September 7, 2014

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The previous post was a response to research conclusions published this year by Dr. Kelly Behre, director of the UC Davis Law School’s Family Protection and Legal Assistance Clinic. In a paper titled, “Digging beneath the Equality Language: The Influence of the Fathers’ Rights Movement on Intimate Partner Violence Public Policy Debates and Family Law […]

False Restraining Orders That Allege Emotional Abuse ARE Emotional Abuse

June 5, 2014

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A theme that emerges upon consideration of restraining order abuse is lack of empathy—from impulsive or false accusers and from those who abet them. Plaintiffs who act either spitefully or viciously seldom appreciate the ramifications of their actions. They may possess what we call a normal conscience but either don’t think or, in the heat […]

Motives of the False Accuser According to the FBI: Mental Illness, Attention-Seeking, Profit, Blame-Shifting, and Revenge

March 21, 2014

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“At 7:30 a.m., an unknown male abducted Pamela at knifepoint while she fueled her car at a convenience store. The offender then forced her to drive to a bridge, where they crossed into a neighboring state. During the long ride, he choked her with a bicycle security chain and slashed her with a knife. “Next, […]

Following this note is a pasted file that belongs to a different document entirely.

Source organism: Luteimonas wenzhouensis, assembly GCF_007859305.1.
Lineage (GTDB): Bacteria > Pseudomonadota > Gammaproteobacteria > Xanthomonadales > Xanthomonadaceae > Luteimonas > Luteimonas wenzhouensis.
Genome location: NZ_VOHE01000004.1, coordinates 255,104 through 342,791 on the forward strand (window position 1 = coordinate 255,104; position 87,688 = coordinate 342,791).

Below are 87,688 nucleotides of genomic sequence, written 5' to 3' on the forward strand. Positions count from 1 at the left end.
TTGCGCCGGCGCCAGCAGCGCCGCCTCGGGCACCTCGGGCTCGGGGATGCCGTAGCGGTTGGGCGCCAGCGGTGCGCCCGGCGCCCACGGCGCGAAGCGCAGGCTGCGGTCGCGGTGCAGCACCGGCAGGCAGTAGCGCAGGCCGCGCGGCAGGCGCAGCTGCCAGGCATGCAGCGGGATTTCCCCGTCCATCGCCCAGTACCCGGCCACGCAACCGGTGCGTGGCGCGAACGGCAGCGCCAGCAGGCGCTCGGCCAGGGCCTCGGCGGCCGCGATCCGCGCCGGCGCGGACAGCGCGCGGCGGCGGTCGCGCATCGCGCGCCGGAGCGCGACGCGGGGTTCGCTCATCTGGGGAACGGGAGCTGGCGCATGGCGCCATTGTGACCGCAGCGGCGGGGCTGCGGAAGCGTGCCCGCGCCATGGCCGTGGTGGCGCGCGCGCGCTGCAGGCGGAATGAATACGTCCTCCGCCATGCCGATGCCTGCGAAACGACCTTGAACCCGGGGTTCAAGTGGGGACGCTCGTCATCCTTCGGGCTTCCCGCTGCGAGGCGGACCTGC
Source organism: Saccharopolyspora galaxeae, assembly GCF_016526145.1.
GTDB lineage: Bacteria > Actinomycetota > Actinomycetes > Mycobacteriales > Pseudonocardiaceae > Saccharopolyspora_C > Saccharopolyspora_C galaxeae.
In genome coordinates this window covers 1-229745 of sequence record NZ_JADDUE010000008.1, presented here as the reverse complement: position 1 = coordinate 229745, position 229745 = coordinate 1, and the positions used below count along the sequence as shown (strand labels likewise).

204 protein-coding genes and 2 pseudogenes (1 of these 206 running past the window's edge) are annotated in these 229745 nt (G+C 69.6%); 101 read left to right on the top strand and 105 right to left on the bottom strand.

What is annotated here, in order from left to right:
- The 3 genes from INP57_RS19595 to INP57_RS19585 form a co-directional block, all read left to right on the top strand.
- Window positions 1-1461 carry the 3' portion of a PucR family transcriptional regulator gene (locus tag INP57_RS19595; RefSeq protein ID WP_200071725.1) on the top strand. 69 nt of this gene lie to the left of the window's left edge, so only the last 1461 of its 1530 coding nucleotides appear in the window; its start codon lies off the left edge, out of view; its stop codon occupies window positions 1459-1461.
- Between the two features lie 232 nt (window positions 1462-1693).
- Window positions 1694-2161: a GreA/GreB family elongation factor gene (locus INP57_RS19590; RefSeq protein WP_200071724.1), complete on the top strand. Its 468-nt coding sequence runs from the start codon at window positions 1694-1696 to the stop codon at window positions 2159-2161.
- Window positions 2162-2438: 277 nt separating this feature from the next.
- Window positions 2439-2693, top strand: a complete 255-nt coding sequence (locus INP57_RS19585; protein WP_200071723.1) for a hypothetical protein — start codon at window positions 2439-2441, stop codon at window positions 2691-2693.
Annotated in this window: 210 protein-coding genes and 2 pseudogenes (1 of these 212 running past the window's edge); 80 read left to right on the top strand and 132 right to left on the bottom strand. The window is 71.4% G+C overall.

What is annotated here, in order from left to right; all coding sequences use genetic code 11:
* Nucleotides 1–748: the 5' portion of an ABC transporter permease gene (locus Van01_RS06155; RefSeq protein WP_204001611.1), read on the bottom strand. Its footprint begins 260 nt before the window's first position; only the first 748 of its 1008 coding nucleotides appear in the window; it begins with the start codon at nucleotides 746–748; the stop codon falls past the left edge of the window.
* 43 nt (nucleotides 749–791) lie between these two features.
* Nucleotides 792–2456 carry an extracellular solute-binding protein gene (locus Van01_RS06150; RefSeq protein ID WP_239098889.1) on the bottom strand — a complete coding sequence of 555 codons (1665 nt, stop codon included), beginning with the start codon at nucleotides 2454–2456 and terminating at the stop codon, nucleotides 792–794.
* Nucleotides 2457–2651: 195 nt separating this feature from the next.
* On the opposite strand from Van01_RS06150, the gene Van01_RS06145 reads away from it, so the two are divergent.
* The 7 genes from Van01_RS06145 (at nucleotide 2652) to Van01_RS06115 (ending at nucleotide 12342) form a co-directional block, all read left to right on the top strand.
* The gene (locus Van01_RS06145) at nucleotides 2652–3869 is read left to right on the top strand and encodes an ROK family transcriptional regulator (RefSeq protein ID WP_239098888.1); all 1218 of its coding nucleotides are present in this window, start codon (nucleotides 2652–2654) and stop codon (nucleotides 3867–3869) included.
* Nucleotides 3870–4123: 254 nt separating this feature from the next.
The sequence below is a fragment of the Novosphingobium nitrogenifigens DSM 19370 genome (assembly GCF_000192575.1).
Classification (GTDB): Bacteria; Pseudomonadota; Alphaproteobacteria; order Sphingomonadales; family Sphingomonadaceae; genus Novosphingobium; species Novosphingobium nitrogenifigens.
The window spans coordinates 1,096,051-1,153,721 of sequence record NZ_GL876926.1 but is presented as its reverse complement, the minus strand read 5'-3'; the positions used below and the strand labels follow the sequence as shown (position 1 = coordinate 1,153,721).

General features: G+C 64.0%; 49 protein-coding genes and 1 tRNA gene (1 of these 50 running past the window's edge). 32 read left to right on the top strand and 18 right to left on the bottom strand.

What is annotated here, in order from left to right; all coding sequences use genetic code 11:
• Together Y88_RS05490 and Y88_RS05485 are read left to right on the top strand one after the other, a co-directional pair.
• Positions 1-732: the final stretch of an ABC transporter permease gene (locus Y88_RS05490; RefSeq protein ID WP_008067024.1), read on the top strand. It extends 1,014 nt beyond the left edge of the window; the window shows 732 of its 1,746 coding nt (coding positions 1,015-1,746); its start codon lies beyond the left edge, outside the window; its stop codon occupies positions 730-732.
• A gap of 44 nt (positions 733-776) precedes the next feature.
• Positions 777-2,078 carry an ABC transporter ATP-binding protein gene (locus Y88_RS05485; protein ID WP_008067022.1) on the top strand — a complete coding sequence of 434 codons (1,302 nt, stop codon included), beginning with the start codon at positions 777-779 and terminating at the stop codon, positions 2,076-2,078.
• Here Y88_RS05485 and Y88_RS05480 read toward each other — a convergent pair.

Granting Restraining Orders to Stalkers: On How the Courts Are Abused to Abet or Conceal Stalking (or Label Conduct “Stalking” That Hardly Qualifies)

December 10, 2013

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Restraining orders, which some have called blank checks to do malice, are marvelously versatile instruments. Consider, for example, that while they were conceived to deter stalkers from, say, hanging around other’s homes at night and propositioning them in the dark, they’re also easily obtained by stalkers to legitimate the same or similar conduct. Because restraining […]

Objections to Restraining Orders AREN’T about Restraining Orders